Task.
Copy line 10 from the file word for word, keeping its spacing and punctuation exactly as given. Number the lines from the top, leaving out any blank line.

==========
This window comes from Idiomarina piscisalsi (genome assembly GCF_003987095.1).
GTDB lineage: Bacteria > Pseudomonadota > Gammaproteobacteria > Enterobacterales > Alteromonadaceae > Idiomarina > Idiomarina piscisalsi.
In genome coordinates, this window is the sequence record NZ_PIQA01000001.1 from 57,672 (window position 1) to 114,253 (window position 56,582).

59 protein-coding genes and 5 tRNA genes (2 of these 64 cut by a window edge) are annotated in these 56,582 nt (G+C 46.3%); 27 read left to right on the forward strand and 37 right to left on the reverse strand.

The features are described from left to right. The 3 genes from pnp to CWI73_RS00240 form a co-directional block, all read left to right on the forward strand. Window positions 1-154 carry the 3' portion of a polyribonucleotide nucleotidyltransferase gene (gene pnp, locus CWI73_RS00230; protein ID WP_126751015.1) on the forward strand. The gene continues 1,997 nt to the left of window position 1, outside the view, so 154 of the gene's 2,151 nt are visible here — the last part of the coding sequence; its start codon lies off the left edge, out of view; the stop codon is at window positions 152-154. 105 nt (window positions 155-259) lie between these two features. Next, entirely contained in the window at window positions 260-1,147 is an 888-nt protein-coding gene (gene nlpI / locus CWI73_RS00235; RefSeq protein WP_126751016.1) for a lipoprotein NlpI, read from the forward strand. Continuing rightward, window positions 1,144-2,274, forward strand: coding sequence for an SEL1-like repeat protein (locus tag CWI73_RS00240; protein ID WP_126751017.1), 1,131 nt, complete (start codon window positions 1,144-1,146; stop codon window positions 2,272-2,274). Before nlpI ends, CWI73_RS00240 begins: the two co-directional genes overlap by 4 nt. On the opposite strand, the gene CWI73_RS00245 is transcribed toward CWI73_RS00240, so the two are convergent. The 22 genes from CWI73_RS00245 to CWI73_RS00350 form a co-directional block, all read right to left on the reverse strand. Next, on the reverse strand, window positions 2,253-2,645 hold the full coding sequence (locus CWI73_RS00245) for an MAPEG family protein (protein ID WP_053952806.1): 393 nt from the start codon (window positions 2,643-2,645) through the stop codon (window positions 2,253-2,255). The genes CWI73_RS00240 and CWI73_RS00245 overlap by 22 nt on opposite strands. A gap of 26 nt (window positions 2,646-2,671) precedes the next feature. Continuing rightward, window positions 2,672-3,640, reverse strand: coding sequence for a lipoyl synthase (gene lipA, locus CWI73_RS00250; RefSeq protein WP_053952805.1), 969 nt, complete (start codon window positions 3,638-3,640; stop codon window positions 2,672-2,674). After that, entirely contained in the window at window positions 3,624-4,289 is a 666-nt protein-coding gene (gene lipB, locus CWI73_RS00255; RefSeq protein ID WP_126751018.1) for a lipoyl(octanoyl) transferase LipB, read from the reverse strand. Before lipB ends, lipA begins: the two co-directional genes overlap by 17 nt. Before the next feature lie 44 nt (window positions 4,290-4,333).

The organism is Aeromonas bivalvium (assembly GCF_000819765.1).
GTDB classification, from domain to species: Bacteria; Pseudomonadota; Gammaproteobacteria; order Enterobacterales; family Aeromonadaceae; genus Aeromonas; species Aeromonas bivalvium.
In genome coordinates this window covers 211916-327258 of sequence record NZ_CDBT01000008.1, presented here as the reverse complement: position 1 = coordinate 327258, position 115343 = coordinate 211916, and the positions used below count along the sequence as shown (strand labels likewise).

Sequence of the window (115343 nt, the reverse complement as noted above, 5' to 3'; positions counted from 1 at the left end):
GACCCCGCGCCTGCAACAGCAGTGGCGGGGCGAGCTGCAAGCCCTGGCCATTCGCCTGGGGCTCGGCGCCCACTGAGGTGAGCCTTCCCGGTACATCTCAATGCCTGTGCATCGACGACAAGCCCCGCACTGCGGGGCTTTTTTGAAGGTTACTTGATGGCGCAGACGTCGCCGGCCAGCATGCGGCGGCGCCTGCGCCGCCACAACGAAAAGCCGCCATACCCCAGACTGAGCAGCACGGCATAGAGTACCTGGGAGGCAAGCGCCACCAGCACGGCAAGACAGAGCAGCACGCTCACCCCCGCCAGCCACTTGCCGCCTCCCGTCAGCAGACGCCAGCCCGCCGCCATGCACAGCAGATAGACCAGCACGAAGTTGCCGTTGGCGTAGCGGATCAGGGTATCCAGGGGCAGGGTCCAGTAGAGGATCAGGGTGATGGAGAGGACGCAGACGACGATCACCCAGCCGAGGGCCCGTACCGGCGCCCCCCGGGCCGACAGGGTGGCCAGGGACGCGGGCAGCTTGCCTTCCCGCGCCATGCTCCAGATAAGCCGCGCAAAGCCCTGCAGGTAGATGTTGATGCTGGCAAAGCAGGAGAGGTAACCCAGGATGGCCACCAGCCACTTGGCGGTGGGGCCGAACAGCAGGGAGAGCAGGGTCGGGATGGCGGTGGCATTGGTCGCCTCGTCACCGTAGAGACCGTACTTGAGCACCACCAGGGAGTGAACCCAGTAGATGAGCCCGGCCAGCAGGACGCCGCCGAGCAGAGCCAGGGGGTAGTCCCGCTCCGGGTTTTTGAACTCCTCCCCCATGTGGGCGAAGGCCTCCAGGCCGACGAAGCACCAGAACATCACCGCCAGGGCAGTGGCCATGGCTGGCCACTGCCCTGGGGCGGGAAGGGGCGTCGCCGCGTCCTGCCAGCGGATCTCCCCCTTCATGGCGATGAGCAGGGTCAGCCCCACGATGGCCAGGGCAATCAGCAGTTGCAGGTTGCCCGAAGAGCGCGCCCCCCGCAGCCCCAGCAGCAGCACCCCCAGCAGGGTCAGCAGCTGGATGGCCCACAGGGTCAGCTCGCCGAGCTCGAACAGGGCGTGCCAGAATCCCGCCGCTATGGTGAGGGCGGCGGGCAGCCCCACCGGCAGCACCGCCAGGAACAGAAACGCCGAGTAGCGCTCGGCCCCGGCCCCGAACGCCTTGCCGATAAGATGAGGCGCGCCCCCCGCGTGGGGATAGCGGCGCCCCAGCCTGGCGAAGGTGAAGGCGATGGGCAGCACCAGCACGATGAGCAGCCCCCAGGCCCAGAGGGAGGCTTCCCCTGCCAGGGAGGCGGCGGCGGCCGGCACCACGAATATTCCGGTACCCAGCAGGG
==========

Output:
GACCCCGCGCCTGCAACAGCAGTGGCGGGGCGAGCTGCAAGCCCTGGCCATTCGCCTGGGGCTCGGCGCCCACTGAGGTGAGCCTTCCCGGTACATCTCAATGCCTGTGCATCGACGACAAGCCCCGCACTGCGGGGCTTTTTTGAAGGTTACTTGATGGCGCAGACGTCGCCGGCCAGCATGCGGCGGCGCCTGCGCCGCCACAACGAAAAGCCGCCATACCCCAGACTGAGCAGCACGGCATAGAGTACCTGGGAGGCAAGCGCCACCAGCACGGCAAGACAGAGCAGCACGCTCACCCCCGCCAGCCACTTGCCGCCTCCCGTCAGCAGACGCCAGCCCGCCGCCATGCACAGCAGATAGACCAGCACGAAGTTGCCGTTGGCGTAGCGGATCAGGGTATCCAGGGGCAGGGTCCAGTAGAGGATCAGGGTGATGGAGAGGACGCAGACGACGATCACCCAGCCGAGGGCCCGTACCGGCGCCCCCCGGGCCGACAGGGTGGCCAGGGACGCGGGCAGCTTGCCTTCCCGCGCCATGCTCCAGATAAGCCGCGCAAAGCCCTGCAGGTAGATGTTGATGCTGGCAAAGCAGGAGAGGTAACCCAGGATGGCCACCAGCCACTTGGCGGTGGGGCCGAACAGCAGGGAGAGCAGGGTCGGGATGGCGGTGGCATTGGTCGCCTCGTCACCGTAGAGACCGTACTTGAGCACCACCAGGGAGTGAACCCAGTAGATGAGCCCGGCCAGCAGGACGCCGCCGAGCAGAGCCAGGGGGTAGTCCCGCTCCGGGTTTTTGAACTCCTCCCCCATGTGGGCGAAGGCCTCCAGGCCGACGAAGCACCAGAACATCACCGCCAGGGCAGTGGCCATGGCTGGCCACTGCCCTGGGGCGGGAAGGGGCGTCGCCGCGTCCTGCCAGCGGATCTCCCCCTTCATGGCGATGAGCAGGGTCAGCCCCACGATGGCCAGGGCAATCAGCAGTTGCAGGTTGCCCGAAGAGCGCGCCCCCCGCAGCCCCAGCAGCAGCACCCCCAGCAGGGTCAGCAGCTGGATGGCCCACAGGGTCAGCTCGCCGAGCTCGAACAGGGCGTGCCAGAATCCCGCCGCTATGGTGAGGGCGGCGGGCAGCCCCACCGGCAGCACCGCCAGGAACAGAAACGCCGAGTAGCGCTCGGCCCCGGCCCCGAACGCCTTGCCGATAAGATGAGGCGCGCCCCCCGCGTGGGGATAGCGGCGCCCCAGCCTGGCGAAGGTGAAGGCGATGGGCAGCACCAGCACGATGAGCAGCCCCCAGGCCCAGAGGGAGGCTTCCCCTGCCAGGGAGGCGGCGGCGGCCGGCACCACGAATATTCCGGTACCCAGCAGGG